When you open the tool, either on your computer or the convenient Doximity app, you are greeted with a menu to select your specialty of choice, and other ranking criteria such as reputation and research output. Doximity collected input from over 52,000 US physicians through their nomination and residency satisfaction surveys, modeled after the US News Best Hospital survey. They combine this with an alumni outcome analysis based on CVs and career paths, research citation h-index, and other parameters to compute and organize a list based on your specifications!

I knew from the beginning that I more than likely wanted to train in the Northeast to be closer to my family. By selecting for these parameters I already had a crafted starting point of programs to consider. Once you have this starting point, you can explore deeper by selecting programs of interest, and the tool will provide further information and pertinent statistics including board pass rates, research publication rate, feeder schools, and more. I often referred to the data on where alumni from each program went for further training post-residency and what they subspecialized in. This saved a massive amount of time over the alternative, which would be scouring each website and tabulating these numbers myself. It is beneficial to know, for instance, that 70% of people who subspecialize from University X go into critical care, as this comments to the strength of the teaching in this area. Even further, there are helpful satisfaction scores and reviews for each program completed by these same alumni and current residents.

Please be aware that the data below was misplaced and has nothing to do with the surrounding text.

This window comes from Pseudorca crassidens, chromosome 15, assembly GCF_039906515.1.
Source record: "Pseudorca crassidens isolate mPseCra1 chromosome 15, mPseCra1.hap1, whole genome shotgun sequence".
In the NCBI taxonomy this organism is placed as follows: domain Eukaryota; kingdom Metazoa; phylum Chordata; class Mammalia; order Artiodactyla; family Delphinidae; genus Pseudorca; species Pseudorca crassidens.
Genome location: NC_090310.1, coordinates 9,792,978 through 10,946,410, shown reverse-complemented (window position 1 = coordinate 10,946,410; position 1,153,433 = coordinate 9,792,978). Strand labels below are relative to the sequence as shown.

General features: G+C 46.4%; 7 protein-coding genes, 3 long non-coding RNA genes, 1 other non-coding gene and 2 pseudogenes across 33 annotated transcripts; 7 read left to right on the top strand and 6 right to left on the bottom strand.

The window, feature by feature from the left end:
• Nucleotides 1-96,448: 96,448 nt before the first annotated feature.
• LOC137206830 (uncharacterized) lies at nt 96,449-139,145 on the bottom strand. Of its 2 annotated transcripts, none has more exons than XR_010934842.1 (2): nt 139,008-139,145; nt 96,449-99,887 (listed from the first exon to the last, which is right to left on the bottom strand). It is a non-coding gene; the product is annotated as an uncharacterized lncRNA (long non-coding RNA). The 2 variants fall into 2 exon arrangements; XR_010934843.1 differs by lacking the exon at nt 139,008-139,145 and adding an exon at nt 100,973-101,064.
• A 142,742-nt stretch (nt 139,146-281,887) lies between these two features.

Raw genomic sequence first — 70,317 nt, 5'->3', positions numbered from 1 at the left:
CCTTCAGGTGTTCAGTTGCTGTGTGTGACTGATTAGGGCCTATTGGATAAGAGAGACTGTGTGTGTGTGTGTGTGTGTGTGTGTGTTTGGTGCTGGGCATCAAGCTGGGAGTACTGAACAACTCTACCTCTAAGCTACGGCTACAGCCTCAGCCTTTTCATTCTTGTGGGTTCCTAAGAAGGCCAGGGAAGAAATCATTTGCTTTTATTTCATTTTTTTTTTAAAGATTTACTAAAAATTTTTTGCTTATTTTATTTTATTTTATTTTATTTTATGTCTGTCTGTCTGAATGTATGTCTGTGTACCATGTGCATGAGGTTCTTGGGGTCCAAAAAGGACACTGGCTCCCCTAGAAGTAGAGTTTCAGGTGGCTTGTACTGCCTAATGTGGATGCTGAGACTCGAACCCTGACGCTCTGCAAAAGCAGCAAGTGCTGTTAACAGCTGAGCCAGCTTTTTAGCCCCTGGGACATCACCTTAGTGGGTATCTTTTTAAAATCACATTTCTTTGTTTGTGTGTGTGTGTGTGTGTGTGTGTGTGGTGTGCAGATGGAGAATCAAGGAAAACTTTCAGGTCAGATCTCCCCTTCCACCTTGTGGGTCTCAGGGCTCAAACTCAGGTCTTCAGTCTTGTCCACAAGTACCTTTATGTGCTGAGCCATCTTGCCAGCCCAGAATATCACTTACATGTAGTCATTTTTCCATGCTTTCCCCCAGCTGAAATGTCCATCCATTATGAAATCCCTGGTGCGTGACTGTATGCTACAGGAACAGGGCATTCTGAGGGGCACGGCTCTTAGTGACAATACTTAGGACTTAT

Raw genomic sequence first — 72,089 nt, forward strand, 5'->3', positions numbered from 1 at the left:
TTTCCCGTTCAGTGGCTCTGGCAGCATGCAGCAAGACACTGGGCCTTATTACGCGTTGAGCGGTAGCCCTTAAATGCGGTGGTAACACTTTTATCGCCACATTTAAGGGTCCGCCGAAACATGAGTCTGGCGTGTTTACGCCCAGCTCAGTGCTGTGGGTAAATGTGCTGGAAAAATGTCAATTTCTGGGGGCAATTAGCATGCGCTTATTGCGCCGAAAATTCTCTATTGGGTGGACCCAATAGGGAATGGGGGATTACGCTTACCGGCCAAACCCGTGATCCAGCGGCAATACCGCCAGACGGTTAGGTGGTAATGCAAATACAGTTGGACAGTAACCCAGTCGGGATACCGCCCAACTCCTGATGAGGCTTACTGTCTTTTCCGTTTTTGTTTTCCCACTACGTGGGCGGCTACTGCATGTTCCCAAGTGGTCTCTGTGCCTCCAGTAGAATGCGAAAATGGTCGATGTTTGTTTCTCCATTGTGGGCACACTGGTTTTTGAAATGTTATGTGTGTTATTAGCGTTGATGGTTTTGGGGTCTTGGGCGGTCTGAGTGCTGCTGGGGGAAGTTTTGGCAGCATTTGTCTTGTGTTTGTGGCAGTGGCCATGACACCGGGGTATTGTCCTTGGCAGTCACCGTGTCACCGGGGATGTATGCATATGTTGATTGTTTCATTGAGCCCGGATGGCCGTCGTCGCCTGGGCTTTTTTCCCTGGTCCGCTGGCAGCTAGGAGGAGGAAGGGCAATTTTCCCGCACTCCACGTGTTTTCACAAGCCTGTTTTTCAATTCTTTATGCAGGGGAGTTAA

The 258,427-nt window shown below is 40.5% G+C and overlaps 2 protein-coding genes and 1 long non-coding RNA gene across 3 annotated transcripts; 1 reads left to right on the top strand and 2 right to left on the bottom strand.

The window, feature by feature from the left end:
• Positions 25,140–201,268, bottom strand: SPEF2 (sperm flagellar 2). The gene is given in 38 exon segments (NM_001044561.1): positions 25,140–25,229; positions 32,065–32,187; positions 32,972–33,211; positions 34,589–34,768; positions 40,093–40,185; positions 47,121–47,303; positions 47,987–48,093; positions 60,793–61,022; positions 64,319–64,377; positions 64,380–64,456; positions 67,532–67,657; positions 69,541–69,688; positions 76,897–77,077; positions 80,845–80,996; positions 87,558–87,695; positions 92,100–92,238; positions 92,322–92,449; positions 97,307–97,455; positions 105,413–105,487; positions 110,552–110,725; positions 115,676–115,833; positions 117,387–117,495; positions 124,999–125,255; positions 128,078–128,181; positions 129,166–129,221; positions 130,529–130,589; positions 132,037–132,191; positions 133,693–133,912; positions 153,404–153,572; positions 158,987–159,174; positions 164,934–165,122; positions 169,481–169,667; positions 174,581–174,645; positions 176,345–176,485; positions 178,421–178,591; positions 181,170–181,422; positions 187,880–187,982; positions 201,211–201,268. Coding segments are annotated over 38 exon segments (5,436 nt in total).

What I found very interesting, is that sometimes certain programs are known to be particularly strong or weak in a given field, which would be hard to know prior, and could not be easily parsed by intuition. This reputation sort order did not serve as a strict guideline, but rather as an aid in brainstorming by allowing me to give thought to programs I otherwise would not have considered, based on carefully selected and objective data. This allowed me to construct my initial program application list on the scaffolding of the Doximity’s Residency Navigator.